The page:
SWAN, Circuit Judge.
The taxpayer is a personal holding company. The Commissioner determined deficiencies in personal holding company surtaxes for the years 1941 and 1942 and added thereto a 25% penalty, pursuant to § 291 of the Internal Revenue Code, for petitioner's failure to file personal holding company returns for those years. The sole question presented to the Tax Court and likewise here is whether the taxpayer's failure to file personal holding company returns for the years in suit was "due to reasonable cause and not due to willful neglect".
"Reasonable cause" has been defined by the Regulations to mean that the taxpayer exercised ordinary business care and prudence. Treas.Reg. 103, § 19.291-1; see Southeastern Finance Co. v. Commissioner, 5 Cir., 153 F.2d 205; Girard Inv. Co. v. Commissioner, 3 Cir., 122 F.2d 843, 848, certiorari denied 314 U.S. 699, 62 S.Ct. 479, 86 L.Ed. 559, citing Klein, Federal Income Taxation 1674. In the case at bar Mr. Sprague, the taxpayer's secretary-treasurer, requested a certified public accountant, Mr. Wolcott, who was competent to advise on tax matters, to prepare the proper corporate tax returns for the years 1941 and 1942. Sprague fully disclosed to Wolcott all necessary information about the corporation and Wolcott knew that the taxpayer was a personal holding company but "through inadvertence" did not inform Sprague of this fact nor submit to him a
With this conclusion we disagree. When a corporate taxpayer selects a competent tax expert, supplies him with all necessary information, and requests him to prepare proper tax returns, we think the taxpayer has done all that ordinary business care and prudence can reasonably demand. Sprague had not "awaited passively for such tax advice" as Wolcott "might volunteer to give"; he affirmatively requested the preparation by his consultant of proper returns.
The respondent contends that where all responsibility for the preparation of tax returns is delegated to an agent, the taxpayer should be held to accept its agent's efforts cum onere and be chargeable with his negligence. That was the rationale suggested by this court in Berlin v. Commissioner, 59 F.2d 996, certiorari denied 287 U.S. 642, 53 S.Ct. 90, 77 L.Ed. 555. Further reflection convinces us that that proposition is not sound. The standard of care imposed by section 291 is personal to the taxpayer. To impute to the taxpayer the mistakes of his consultant would be to penalize him for consulting an expert; for if he must take the benefit of his counsel's or accountant's advice cum onere, then he must be held to a standard of care which is not his own and one which, in most cases, would be far higher than that exacted of a layman. The cases which hold that advice sought and received in good faith from a competent adviser constitutes reasonable cause for failure to file the required return are inconsistent with the cum onere doctrine suggested in the Berlin case.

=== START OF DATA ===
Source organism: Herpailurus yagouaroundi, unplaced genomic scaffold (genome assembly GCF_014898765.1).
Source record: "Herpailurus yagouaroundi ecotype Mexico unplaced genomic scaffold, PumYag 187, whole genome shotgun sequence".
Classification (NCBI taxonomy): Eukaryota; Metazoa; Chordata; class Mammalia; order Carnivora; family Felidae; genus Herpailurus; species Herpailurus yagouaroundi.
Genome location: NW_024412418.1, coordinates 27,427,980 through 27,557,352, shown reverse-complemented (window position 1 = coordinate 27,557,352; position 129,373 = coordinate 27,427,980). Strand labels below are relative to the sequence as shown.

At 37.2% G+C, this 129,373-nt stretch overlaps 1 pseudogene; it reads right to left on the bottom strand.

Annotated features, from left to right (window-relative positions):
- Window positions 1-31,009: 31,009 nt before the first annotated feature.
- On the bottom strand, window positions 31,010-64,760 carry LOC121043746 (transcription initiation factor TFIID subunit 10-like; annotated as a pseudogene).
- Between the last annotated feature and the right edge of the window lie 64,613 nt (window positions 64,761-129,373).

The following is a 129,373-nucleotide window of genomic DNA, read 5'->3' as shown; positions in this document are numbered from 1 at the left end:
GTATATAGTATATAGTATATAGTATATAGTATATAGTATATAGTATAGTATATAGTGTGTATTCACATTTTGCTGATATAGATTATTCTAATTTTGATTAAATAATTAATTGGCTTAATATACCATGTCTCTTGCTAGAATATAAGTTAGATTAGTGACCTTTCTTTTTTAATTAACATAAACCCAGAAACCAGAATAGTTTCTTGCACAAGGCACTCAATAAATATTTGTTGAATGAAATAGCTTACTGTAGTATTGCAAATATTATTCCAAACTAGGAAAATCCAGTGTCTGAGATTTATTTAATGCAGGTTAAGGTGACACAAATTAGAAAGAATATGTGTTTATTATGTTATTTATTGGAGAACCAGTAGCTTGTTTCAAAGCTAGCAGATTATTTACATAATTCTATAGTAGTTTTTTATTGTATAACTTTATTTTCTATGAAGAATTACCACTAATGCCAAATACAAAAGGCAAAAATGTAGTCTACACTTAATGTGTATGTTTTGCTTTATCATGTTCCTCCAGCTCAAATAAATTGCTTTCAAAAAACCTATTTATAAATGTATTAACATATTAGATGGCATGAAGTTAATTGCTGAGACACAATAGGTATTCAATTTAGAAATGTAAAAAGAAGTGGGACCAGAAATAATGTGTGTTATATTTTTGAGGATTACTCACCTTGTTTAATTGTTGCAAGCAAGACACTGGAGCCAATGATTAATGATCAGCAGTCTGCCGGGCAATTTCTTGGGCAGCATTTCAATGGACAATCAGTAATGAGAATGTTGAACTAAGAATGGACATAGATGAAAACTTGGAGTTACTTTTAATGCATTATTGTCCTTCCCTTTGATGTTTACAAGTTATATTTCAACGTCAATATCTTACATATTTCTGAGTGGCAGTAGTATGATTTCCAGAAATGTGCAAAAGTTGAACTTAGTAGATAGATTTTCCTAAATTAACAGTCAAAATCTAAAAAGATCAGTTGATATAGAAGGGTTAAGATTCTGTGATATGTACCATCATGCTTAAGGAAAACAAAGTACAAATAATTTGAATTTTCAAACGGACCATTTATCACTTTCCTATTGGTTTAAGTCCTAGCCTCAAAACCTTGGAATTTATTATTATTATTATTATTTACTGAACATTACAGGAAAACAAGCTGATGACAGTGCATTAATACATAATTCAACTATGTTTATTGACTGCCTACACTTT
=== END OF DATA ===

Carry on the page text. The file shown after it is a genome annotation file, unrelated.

In Paymer v. Commissioner, 2 Cir., 150 F.2d 334, 337 we said that reasonable cause was a question of fact and "therefore presents no reviewable issue." This abbreviated statement does not state the whole principle, which is better expounded in Hatfried, Inc. v. Commissioner, 3 Cir., 162 F.2d 628,
"(a) In case of any failure to make and file return required by this chapter, within the time prescribed by law or prescribed by the Commissioner in pursuance of law, unless it is shown that such failure is due to reasonable cause and not due to willful neglect, there shall be added to the tax: * * * not exceeding 25 per centum in the aggregate."